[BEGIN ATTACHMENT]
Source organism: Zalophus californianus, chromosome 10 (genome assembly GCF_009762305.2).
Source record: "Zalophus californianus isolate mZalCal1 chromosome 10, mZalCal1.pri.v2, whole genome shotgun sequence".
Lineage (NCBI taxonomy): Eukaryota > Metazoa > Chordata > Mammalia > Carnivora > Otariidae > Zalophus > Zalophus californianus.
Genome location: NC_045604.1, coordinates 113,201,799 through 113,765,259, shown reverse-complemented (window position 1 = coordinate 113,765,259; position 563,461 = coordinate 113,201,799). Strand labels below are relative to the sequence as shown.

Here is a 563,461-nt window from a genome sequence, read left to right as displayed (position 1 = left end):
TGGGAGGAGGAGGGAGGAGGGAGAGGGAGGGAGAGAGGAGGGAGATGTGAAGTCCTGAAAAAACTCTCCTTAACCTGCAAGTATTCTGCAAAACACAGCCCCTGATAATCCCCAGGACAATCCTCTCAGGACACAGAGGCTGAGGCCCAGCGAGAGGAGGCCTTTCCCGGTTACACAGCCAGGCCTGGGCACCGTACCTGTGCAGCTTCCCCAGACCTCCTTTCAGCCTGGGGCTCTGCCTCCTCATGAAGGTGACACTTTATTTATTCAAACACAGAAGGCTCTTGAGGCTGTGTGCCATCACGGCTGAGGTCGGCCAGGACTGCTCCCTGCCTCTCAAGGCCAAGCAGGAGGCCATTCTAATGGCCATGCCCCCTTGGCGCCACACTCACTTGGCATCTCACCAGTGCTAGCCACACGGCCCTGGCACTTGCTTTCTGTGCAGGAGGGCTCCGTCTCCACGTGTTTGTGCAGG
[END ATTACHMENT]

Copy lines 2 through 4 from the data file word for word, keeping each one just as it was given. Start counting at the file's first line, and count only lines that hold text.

Source record: "Zalophus californianus isolate mZalCal1 chromosome 10, mZalCal1.pri.v2, whole genome shotgun sequence".
Lineage (NCBI taxonomy): Eukaryota > Metazoa > Chordata > Mammalia > Carnivora > Otariidae > Zalophus > Zalophus californianus.
Genome location: NC_045604.1, coordinates 113,201,799 through 113,765,259, shown reverse-complemented (window position 1 = coordinate 113,765,259; position 563,461 = coordinate 113,201,799). Strand labels below are relative to the sequence as shown.